9/10 The sales of connected TVs (or Smart TVs) are sky high and manufacturers like Samsung and Sony are making serious plays for the end delivery market. As we have long predicted, TV services are moving into the cloud.
5. H264 Dominates - it's over for VC1 and VP6 (or Windows Media and Flash Video as you might know them) - everything from Google indexing to iPhone delivery now requires H.264 and I think that no one trusts Google enough to adopt VP8.
10/10 according to recent studies, 80% of all web video is now MP4, and Adobe seem to have conceded defeat on Flash, which means the inevitable death of FLV as a format.
6.The Rights Levee Breaks - we've seen piracy threatening the video industry in a similar way to the effect it had on the music industry, but the main reaction to piracy has been complacency. As serious piracy begins to take hold, DRM will be back on the agenda and rights holders will be forced to take protecting their assets more seriously.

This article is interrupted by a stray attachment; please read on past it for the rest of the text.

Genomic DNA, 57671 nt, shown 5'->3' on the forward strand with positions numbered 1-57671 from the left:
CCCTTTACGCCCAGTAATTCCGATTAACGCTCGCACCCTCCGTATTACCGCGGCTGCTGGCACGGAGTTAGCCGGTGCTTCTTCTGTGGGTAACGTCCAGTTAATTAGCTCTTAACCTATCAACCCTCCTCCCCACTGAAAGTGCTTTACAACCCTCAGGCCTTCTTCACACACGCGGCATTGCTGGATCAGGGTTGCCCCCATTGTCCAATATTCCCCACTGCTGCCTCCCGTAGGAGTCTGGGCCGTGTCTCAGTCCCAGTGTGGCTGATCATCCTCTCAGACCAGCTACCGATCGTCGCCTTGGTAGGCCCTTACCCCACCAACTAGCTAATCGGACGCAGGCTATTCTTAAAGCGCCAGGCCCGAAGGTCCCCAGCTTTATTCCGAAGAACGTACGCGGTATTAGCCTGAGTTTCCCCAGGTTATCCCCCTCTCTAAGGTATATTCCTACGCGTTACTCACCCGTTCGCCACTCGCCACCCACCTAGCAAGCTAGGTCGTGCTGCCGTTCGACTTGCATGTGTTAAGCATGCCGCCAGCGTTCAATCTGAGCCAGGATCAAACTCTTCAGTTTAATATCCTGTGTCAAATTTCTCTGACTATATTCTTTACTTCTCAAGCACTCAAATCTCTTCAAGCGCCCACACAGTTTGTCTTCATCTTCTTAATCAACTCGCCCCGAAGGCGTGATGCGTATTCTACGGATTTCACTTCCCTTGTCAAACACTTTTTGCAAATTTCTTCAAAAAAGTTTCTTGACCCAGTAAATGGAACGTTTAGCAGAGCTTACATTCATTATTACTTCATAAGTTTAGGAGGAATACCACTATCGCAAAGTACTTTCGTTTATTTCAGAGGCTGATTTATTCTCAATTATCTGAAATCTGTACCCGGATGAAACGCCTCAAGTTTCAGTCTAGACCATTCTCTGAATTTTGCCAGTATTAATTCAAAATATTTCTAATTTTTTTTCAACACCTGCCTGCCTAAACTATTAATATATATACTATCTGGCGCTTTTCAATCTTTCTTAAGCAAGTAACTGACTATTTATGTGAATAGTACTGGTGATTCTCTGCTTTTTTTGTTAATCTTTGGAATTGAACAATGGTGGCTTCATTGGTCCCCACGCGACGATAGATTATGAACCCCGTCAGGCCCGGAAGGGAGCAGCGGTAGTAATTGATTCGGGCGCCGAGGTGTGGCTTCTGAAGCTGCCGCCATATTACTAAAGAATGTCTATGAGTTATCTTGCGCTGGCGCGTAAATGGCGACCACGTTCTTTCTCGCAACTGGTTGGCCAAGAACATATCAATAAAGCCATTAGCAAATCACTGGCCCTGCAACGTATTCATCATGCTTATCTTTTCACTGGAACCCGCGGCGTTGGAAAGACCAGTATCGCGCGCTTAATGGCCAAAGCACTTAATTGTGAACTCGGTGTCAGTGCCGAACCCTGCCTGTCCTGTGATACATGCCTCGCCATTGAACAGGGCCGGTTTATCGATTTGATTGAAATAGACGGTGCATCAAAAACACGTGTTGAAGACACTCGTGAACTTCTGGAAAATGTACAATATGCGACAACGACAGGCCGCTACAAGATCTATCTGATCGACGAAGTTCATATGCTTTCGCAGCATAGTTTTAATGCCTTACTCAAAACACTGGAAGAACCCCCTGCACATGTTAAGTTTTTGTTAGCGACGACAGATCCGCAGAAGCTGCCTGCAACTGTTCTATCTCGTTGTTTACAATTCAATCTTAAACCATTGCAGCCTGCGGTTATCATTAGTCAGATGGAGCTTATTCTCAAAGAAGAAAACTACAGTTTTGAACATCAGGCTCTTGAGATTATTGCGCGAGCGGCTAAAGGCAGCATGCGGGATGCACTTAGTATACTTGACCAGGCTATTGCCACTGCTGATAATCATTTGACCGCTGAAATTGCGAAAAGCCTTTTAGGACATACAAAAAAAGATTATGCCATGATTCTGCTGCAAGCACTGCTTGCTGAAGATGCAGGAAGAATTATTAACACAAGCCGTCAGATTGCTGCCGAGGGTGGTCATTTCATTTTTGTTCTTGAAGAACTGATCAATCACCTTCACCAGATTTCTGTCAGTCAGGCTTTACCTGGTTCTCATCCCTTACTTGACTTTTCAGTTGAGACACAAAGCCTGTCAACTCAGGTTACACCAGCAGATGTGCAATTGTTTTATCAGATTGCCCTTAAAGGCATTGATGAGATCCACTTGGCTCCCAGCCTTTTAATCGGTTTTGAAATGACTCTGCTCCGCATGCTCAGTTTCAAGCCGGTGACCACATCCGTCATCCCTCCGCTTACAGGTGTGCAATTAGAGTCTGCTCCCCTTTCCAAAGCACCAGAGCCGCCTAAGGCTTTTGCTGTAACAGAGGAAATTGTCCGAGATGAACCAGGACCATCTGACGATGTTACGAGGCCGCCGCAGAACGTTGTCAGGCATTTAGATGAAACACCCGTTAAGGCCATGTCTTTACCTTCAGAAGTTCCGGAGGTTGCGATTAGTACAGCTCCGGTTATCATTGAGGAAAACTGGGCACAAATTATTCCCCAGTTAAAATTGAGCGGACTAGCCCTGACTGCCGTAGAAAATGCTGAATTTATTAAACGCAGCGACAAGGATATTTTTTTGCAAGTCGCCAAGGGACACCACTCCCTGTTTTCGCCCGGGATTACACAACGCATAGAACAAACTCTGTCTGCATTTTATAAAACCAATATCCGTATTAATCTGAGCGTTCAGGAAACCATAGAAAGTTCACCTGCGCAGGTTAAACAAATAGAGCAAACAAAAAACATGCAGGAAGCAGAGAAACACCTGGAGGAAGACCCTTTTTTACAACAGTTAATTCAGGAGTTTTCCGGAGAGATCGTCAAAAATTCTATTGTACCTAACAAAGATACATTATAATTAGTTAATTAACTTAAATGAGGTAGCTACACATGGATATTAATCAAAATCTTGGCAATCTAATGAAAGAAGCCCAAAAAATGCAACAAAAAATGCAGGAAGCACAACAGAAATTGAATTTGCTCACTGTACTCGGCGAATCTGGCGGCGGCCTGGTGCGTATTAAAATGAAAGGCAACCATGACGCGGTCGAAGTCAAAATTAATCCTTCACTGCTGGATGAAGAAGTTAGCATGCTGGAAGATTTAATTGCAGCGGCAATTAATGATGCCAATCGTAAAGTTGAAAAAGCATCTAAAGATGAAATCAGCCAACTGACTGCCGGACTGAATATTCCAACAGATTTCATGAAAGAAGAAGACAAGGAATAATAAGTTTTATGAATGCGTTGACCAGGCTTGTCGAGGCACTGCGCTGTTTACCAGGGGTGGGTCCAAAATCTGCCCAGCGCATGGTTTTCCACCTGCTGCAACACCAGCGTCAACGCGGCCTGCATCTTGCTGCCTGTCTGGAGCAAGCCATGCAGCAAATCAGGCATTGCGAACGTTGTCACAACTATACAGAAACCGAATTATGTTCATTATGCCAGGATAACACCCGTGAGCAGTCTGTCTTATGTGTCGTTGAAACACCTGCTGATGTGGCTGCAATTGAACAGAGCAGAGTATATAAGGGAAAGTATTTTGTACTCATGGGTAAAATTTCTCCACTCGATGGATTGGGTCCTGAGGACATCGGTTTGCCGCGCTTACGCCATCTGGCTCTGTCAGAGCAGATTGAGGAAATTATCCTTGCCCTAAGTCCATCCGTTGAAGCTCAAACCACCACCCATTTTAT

3/10 Unbelievably, rights holders are still complacent in our view and leaving the hard work to legislators and industry bodies. Things are certainly better than in the music industry, but it's not going to last long.....
7. The Condems Break More Promises - I'm struggling to think of a single Condem policy in the UK that hasn't seen backtracking - the promise to abolish OFCOM being perhaps the most significant in our industry. Now we're promised 100Mbps broadband. This is a fantastic policy and IPTV Times will track the implementation of this policy at every step. We'll especially keep and eye on its delivery in rural areas.
8/10 Univeral broadband remains a pipe dream and things are going from bad to worse in rural areas thanks to contention as more people use the internet. But proving that politicians are breaking their word is easy fodder.
8. Stagnation - this will be seen everywhere from the wider economy, where house prices will drop, unemployment will rise and the UK will fall significantly behind the Eurozone and the US thanks to its short sighted Thatcherist policies, to the general economy as the higher rate of VAT takes toll. Enterprise will be next to impossible since there is no financial liquidity for new and growing businesses. Failure rates for startup businesses will be equally as tragic.